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NASA's Satellite Servicing Projects Division Hosts Academic Partnership Meeting

While summer intern season at NASA's Goddard Space Flight Center in Greenbelt, Maryland, has ended, academic partnerships are always in full swing. Collaboration with academic institutions is critical to NASA's success. These valuable partnerships allow for sharing ideas and research and for developing creative solutions to persistent technological challenges.

On June 27, 2017, Goddard's Satellite Servicing Projects Division (SSPD) hosted an academic partnership meeting. Faculty, students and staff from eight institutions met with more than 30 team members. The group discussed work each university is doing and learned about developing technologies.

By participating in detailed briefings about the projects, the academic partners can focus their work to support the division and future orbital robotic missions. NASA benefits from this collaboration; by learning about partners' capabilities, the team gets an idea of upcoming technologies that could one day be integrated into the projects.

The institutions in attendance were Johns Hopkins University, West Virginia University, University of Maryland, University of Michigan, Georgetown University, Stanford University, Case Western Reserve University and Rensselaer Polytechnic Institute. Each university team investigates advanced technologies that will aid and enhance on-orbit servicing and assembly capabilities.

"Our partners continue to impress us with their creativity and innovation," said Billy Gallagher, a senior robotics engineer at Goddard. "I feel lucky to play a part in facilitating these important relationships."


Academic Partnerships Picture 2017

2017 Academic Partnerships group photo


Each university team is currently carrying out specific tasks and research that tie into the projects and missions:
  • Johns Hopkins University (JHU) is developing technologies that use machine vision to give robotic operators a more complete view of the environment in which they're working. JHU is also pursuing supervisory control methods to enable more autonomous operations for servicing and assembly.
  • West Virginia University (WVU) has expertise in machine vision. They are developing appropriate targets/fiducials for robotic operations that could be used on future satellites to improve serviceability. In addition, WVU uses robotic testbeds to help develop sensors and algorithms for robotically grasping and securing objects in space. This research is applicable to both satellite servicing and exploration.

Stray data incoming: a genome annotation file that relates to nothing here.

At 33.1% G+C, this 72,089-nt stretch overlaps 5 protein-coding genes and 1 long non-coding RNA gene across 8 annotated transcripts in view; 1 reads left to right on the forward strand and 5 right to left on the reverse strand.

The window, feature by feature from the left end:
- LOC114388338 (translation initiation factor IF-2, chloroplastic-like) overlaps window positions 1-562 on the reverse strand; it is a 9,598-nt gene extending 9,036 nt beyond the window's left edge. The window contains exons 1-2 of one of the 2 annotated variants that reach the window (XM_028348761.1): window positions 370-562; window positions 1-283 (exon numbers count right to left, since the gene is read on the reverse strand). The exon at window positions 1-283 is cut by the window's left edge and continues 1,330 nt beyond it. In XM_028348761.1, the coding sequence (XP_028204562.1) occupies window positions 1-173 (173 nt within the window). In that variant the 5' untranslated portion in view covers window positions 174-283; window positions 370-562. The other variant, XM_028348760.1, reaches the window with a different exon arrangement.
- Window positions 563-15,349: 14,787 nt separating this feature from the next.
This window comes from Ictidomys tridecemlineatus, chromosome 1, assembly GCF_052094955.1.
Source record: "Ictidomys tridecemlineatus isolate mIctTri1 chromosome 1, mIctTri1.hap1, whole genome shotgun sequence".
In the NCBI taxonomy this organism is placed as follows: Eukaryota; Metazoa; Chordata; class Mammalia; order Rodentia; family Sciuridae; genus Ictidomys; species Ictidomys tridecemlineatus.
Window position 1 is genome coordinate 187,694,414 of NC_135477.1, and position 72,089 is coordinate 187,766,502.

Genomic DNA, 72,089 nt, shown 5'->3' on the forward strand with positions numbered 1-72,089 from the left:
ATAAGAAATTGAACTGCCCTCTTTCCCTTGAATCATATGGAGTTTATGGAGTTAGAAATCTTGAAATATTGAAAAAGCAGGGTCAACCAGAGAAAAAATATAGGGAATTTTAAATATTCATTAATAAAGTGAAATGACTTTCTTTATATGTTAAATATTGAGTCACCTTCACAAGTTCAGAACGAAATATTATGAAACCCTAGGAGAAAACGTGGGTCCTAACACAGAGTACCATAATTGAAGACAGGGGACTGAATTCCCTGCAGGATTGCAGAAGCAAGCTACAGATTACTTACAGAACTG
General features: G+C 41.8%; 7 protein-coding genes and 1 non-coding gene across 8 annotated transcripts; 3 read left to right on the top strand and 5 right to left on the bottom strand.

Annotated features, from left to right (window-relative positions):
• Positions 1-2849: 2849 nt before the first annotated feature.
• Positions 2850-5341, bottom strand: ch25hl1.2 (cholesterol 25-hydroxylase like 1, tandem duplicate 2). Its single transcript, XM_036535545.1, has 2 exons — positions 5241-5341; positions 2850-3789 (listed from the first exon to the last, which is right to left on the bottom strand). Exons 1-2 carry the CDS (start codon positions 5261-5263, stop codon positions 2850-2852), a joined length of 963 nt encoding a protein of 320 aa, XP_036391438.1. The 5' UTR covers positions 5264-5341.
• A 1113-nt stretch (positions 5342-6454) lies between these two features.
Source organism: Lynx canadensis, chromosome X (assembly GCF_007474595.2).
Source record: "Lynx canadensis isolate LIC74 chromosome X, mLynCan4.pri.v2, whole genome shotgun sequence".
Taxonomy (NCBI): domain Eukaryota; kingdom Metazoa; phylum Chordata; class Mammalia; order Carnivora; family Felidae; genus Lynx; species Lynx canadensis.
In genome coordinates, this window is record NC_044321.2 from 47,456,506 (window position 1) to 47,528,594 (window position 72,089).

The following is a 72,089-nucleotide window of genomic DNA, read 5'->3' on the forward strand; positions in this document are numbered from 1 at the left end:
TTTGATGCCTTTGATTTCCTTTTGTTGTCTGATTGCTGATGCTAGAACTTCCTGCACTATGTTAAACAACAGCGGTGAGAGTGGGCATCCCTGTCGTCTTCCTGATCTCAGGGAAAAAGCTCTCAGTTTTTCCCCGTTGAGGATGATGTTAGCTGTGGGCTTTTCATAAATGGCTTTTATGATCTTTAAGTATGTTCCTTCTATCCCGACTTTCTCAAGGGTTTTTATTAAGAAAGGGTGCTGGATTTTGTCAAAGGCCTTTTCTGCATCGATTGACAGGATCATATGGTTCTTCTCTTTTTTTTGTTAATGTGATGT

• University of Maryland (UMD) is testing a variety of methods for providing input commands to both ground and space robots, aiming to allow for more natural control. UMD's neutral buoyancy robotics facility tests tools and procedures without the influence of gravity.
  • Georgetown University is working to understand the complexities of robot operator tasks. The Georgetown team is also exploring ways to simplify the displays to provide robot telemetry and make data easier to observe.
  • Rensselaer Polytechnic Institute is investigating algorithms for using force feedback control to interact with objects in space, which will enable more precise robotic tasks. They are also testing manipulation of objects using multiple robotic arms to enhance the capabilities of future robotic missions.
  • Case Western Reserve University is helping to characterize its robots' control systems to ensure optimal performance. They are also developing systems for supervised autonomy, which will allow on-orbit robots perform more complex tasks.
  • Stanford University and the University of Michigan are new partners that are studying advanced ways for robotic spacecraft to navigate. Using these technologies, a servicer spacecraft can more easily visit multiple clients or smaller robots can aid astronauts in on-orbit assembly.

Academic partners are vital to the projects. They investigate cutting edge technologies that will enhance state of the art robotic servicing and assembly in space, to pursue new capabilities to support NASA's exploration of the solar system.

By Vanessa Lloyd
NASA's Goddard Space Flight Center, Greenbelt, Md.

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